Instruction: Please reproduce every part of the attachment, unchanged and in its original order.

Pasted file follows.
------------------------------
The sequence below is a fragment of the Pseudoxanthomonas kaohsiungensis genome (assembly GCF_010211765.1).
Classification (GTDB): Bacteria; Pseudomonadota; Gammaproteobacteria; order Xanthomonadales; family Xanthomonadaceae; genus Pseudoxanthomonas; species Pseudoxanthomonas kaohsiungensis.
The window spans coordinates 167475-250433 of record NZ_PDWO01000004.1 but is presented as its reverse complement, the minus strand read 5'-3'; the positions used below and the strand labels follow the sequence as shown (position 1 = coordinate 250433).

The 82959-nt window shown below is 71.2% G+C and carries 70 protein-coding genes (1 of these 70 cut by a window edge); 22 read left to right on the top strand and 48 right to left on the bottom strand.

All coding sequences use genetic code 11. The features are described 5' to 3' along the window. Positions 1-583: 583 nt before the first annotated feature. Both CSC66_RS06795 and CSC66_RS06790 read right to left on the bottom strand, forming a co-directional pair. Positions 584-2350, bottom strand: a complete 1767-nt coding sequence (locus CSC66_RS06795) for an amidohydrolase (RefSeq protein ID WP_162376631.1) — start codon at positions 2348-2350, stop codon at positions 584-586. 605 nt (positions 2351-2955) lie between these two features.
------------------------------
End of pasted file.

The sequence below is a fragment of the Pseudoxanthomonas kaohsiungensis genome (assembly GCF_010211765.1).
Classification (GTDB): Bacteria; Pseudomonadota; Gammaproteobacteria; order Xanthomonadales; family Xanthomonadaceae; genus Pseudoxanthomonas; species Pseudoxanthomonas kaohsiungensis.
The window spans coordinates 167475-250433 of record NZ_PDWO01000004.1 but is presented as its reverse complement, the minus strand read 5'-3'; the positions used below and the strand labels follow the sequence as shown (position 1 = coordinate 250433).

The 82959-nt window shown below is 71.2% G+C and carries 70 protein-coding genes (1 of these 70 cut by a window edge); 22 read left to right on the top strand and 48 right to left on the bottom strand.

All coding sequences use genetic code 11. The features are described 5' to 3' along the window. Positions 1-583: 583 nt before the first annotated feature. Both CSC66_RS06795 and CSC66_RS06790 read right to left on the bottom strand, forming a co-directional pair. Positions 584-2350, bottom strand: a complete 1767-nt coding sequence (locus CSC66_RS06795) for an amidohydrolase (RefSeq protein ID WP_162376631.1) — start codon at positions 2348-2350, stop codon at positions 584-586. 605 nt (positions 2351-2955) lie between these two features.